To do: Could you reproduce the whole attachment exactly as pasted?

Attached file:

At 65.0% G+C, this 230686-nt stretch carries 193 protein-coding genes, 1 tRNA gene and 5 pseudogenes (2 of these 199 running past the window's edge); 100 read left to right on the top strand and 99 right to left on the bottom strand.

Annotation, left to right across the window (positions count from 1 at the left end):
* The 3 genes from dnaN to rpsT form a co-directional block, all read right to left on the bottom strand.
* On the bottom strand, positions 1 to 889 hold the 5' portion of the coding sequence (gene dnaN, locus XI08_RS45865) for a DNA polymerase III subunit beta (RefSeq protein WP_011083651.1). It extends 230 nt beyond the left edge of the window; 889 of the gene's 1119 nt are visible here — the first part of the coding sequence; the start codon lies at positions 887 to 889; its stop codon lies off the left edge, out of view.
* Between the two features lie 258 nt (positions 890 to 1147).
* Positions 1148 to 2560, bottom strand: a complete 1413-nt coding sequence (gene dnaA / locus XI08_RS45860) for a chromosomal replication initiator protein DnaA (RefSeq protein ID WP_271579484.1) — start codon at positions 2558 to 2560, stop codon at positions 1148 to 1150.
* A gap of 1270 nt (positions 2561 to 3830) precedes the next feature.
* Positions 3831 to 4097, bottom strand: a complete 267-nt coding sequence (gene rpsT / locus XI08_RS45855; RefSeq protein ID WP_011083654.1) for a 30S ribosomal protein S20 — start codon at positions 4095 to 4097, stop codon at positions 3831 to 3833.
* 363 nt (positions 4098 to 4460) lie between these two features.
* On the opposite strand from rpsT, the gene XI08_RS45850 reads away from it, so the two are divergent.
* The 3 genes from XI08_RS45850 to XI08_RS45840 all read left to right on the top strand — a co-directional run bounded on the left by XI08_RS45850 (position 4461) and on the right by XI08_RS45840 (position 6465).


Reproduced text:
At 65.0% G+C, this 230686-nt stretch carries 193 protein-coding genes, 1 tRNA gene and 5 pseudogenes (2 of these 199 running past the window's edge); 100 read left to right on the top strand and 99 right to left on the bottom strand.

Annotation, left to right across the window (positions count from 1 at the left end):
* The 3 genes from dnaN to rpsT form a co-directional block, all read right to left on the bottom strand.
* On the bottom strand, positions 1 to 889 hold the 5' portion of the coding sequence (gene dnaN, locus XI08_RS45865) for a DNA polymerase III subunit beta (RefSeq protein WP_011083651.1). It extends 230 nt beyond the left edge of the window; 889 of the gene's 1119 nt are visible here — the first part of the coding sequence; the start codon lies at positions 887 to 889; its stop codon lies off the left edge, out of view.
* Between the two features lie 258 nt (positions 890 to 1147).
* Positions 1148 to 2560, bottom strand: a complete 1413-nt coding sequence (gene dnaA / locus XI08_RS45860) for a chromosomal replication initiator protein DnaA (RefSeq protein ID WP_271579484.1) — start codon at positions 2558 to 2560, stop codon at positions 1148 to 1150.
* A gap of 1270 nt (positions 2561 to 3830) precedes the next feature.
* Positions 3831 to 4097, bottom strand: a complete 267-nt coding sequence (gene rpsT / locus XI08_RS45855; RefSeq protein ID WP_011083654.1) for a 30S ribosomal protein S20 — start codon at positions 4095 to 4097, stop codon at positions 3831 to 3833.
* 363 nt (positions 4098 to 4460) lie between these two features.
* On the opposite strand from rpsT, the gene XI08_RS45850 reads away from it, so the two are divergent.
* The 3 genes from XI08_RS45850 to XI08_RS45840 all read left to right on the top strand — a co-directional run bounded on the left by XI08_RS45850 (position 4461) and on the right by XI08_RS45840 (position 6465).